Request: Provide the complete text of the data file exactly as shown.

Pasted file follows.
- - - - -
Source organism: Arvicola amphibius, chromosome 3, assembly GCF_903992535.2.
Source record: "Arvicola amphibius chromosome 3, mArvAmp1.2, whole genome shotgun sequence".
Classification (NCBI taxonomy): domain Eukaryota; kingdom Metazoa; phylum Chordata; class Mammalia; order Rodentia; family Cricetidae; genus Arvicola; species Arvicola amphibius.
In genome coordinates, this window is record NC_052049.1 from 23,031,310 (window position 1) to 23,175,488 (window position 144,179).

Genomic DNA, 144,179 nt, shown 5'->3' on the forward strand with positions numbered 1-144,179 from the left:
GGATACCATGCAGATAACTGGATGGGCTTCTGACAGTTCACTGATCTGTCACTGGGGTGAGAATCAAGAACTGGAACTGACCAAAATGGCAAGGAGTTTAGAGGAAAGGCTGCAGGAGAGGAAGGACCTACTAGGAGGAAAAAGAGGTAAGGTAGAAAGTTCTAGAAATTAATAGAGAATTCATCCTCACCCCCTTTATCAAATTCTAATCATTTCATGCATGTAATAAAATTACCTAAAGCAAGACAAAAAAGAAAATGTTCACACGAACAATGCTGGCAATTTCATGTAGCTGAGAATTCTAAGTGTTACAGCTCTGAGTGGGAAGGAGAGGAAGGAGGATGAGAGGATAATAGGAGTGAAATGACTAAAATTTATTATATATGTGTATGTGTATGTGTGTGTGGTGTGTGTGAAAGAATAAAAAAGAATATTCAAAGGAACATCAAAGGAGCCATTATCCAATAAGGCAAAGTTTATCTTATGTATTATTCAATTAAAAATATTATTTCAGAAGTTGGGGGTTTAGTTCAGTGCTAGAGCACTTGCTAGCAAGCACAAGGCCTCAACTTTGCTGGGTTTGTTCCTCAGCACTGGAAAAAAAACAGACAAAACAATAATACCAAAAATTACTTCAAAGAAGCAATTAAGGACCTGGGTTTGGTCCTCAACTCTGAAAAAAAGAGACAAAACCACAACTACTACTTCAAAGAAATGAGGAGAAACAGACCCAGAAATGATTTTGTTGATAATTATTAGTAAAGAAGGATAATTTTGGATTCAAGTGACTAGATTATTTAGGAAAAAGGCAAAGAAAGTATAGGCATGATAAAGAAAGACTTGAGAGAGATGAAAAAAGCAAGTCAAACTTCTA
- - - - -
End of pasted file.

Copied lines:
Source organism: Arvicola amphibius, chromosome 3, assembly GCF_903992535.2.
Source record: "Arvicola amphibius chromosome 3, mArvAmp1.2, whole genome shotgun sequence".
Classification (NCBI taxonomy): domain Eukaryota; kingdom Metazoa; phylum Chordata; class Mammalia; order Rodentia; family Cricetidae; genus Arvicola; species Arvicola amphibius.
In genome coordinates, this window is record NC_052049.1 from 23,031,310 (window position 1) to 23,175,488 (window position 144,179).

Genomic DNA, 144,179 nt, shown 5'->3' on the forward strand with positions numbered 1-144,179 from the left:
GGATACCATGCAGATAACTGGATGGGCTTCTGACAGTTCACTGATCTGTCACTGGGGTGAGAATCAAGAACTGGAACTGACCAAAATGGCAAGGAGTTTAGAGGAAAGGCTGCAGGAGAGGAAGGACCTACTAGGAGGAAAAAGAGGTAAGGTAGAAAGTTCTAGAAATTAATAGAGAATTCATCCTCACCCCCTTTATCAAATTCTAATCATTTCATGCATGTAATAAAATTACCTAAAGCAAGACAAAAAAGAAAATGTTCACACGAACAATGCTGGCAATTTCATGTAGCTGAGAATTCTAAGTGTTACAGCTCTGAGTGGGAAGGAGAGGAAGGAGGATGAGAGGATAATAGGAGTGAAATGACTAAAATTTATTATATATGTGTATGTGTATGTGTGTGTGGTGTGTGTGAAAGAATAAAAAAGAATATTCAAAGGAACATCAAAGGAGCCATTATCCAATAAGGCAAAGTTTATCTTATGTATTATTCAATTAAAAATATTATTTCAGAAGTTGGGGGTTTAGTTCAGTGCTAGAGCACTTGCTAGCAAGCACAAGGCCTCAACTTTGCTGGGTTTGTTCCTCAGCACTGGAAAAAAAACAGACAAAACAATAATACCAAAAATTACTTCAAAGAAGCAATTAAGGACCTGGGTTTGGTCCTCAACTCTGAAAAAAAGAGACAAAACCACAACTACTACTTCAAAGAAATGAGGAGAAACAGACCCAGAAATGATTTTGTTGATAATTATTAGTAAAGAAGGATAATTTTGGATTCAAGTGACTAGATTATTTAGGAAAAAGGCAAAGAAAGTATAGGCATGATAAAGAAAGACTTGAGAGAGATGAAAAAAGCAAGTCAAACTTCTA